Home Authors Posts by Michael Stephens
Chris Young/Canadian Press
With free agency upon us – and fresh on the heels of Mikhail Grabovski’s buyout – the Toronto Maple Leafs are going to be an incredibly different looking team come the fall. Through General Manager Dave Nonis’ machinations since taking over the reins in January, the Leafs roster now looks more shallow and vulnerable than it did at the end of the season less than two months ago.
Quite simply, Nonis slowly and quietly backed himself into a corner with the choices he’s made since taking over from Brian Burke. On a team that appeared to over perform benefitting from a shortened season, the general consensus was that there were a lot of upgrades that need to be made if this team was going to remain a winner. Nonis has to have a master plan, because right now, the Maple Leafs do not look equipped to contend for their first back-to-back playoff berth since 2004. And that’s all on him.
In a shocking move early Thursday afternoon, The Toronto Maple Leafs placed centre Mikhail Grabovski on unconditional waivers with the purpose of buying him out.
Should Grabovski clear waivers tomorrow at noon, the Leafs will use their second Compliance Buyout, having bought out the final year of Mike Komisarek’s contract earlier in the week.
Grabovski was coming off a career-worst season in 2013 scoring a mere nine goals and seven assists for 16 points in 48 games and still had four years remaining on a contract signed last offseason that was paying him $5.5-Million per year. The Belorussian is apparently set to get hitched tomorrow in Toronto, and as a wedding present will now be one of the best free agent centres available.
It must almost be the offseason, because NHL Awards have once again caused a stir regarding the voting structure and overall legitimacy of the accolades. Nowhere is this more apparent than with the Norris Trophy, where the Montreal Canadiens’ PK Subban won out by a hair over Minnesota Wild’s Ryan Suter. He did so despite the words, “awarded to the defense player who demonstrates throughout the season the greatest all-around ability in the position” right on the darn trophy. Alas, with the results of the past two seasons, the statement about ‘all-around ability’ is looking demonstrably untrue for Norris voting.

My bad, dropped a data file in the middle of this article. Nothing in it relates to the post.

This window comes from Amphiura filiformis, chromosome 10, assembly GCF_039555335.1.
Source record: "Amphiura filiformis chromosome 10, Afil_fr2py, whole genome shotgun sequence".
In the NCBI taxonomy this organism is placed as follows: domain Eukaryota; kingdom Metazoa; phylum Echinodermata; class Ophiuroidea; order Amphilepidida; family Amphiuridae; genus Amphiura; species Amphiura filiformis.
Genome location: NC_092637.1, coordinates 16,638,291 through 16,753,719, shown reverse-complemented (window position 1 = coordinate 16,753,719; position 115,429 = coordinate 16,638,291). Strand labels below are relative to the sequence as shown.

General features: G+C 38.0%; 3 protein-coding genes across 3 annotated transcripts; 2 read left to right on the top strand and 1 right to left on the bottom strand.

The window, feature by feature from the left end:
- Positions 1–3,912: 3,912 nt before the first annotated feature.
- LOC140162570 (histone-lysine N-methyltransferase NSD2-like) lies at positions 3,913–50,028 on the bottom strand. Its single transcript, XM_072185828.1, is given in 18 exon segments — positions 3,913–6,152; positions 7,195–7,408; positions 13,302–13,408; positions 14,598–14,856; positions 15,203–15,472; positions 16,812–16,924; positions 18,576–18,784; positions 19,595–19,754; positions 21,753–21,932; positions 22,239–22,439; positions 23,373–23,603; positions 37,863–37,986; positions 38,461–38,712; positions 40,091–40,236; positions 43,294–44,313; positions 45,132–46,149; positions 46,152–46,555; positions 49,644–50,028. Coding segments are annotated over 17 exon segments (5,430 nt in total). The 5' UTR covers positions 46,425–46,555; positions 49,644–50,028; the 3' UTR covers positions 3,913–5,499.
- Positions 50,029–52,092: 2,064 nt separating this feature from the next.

MLHS Player Reviews is doing their best to round out the Leafs top six (hint-hint, Dave) by profiling alternate captain, left winger and pending UFA, Clarke MacArthur. In his third season with the Maple Leafs, the Lloydminster, Alberta native tallied eight goals and 12 assists en route to 20 points in 40 games played. Yet his season, like so many Leafs, was tumultuous, and his future in Toronto is unclear.
MLHS Player Reviews turns to one of the newest in the blue and white, fourth line tough guy Frazer McLaren. Like a lot of Leafs, 2013 was something of a banner year for the Winnipeg native statistically. He reached career highs in games played (36), goals (three), and penalty minutes (102). Of his three goals, two were – astoundingly – game winners; one of those was actually pretty nifty, too.
But that’s not why Dave Nonis picked McLaren up off of waivers on January 31, 2013. He was brought to fight often and win, and he did just that for the Toronto Maple Leafs this season.
MLHS’ Player Reviews takes a look at another four-year veteran of the Toronto Maple Leafs, defenseman Carl Gunnarsson. Perhaps the second-most famous native of Orebro, Sweden (after – hilariously – the lead singer of The Cardigans), Gunnarsson has gone from being a seventh round pick in 2007 to being on the shutdown pairing with captain Dion Phaneuf. He battled through a hip injury, recording one goal and 14 assists in 37 regular season games en route his first NHL playoff appearance.